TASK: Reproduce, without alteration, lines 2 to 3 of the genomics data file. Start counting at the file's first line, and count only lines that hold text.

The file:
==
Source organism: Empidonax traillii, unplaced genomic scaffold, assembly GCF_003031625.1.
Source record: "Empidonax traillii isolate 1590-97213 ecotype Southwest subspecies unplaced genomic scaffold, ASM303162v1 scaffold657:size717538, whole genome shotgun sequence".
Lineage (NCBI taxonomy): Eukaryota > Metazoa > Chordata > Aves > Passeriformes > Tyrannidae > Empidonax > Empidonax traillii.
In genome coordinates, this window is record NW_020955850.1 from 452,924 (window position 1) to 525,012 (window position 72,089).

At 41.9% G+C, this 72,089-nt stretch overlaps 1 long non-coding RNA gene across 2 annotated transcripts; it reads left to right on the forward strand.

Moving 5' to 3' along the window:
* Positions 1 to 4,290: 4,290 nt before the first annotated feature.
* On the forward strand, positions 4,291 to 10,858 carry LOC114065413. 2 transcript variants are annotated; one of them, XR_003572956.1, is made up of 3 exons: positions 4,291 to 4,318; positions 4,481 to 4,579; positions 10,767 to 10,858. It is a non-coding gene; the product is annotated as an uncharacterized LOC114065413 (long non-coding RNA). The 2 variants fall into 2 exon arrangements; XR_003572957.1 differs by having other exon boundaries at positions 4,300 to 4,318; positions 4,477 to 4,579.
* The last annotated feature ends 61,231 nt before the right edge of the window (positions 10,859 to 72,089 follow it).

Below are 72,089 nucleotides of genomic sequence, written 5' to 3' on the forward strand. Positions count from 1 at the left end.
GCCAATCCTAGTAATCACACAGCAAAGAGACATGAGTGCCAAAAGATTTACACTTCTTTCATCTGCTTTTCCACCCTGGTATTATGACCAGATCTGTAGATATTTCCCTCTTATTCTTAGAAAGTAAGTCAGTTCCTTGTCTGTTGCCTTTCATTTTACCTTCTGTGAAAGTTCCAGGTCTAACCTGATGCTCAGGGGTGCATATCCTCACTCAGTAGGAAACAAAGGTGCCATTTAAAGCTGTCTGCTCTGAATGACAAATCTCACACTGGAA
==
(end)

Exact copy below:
Source record: "Empidonax traillii isolate 1590-97213 ecotype Southwest subspecies unplaced genomic scaffold, ASM303162v1 scaffold657:size717538, whole genome shotgun sequence".
Lineage (NCBI taxonomy): Eukaryota > Metazoa > Chordata > Aves > Passeriformes > Tyrannidae > Empidonax > Empidonax traillii.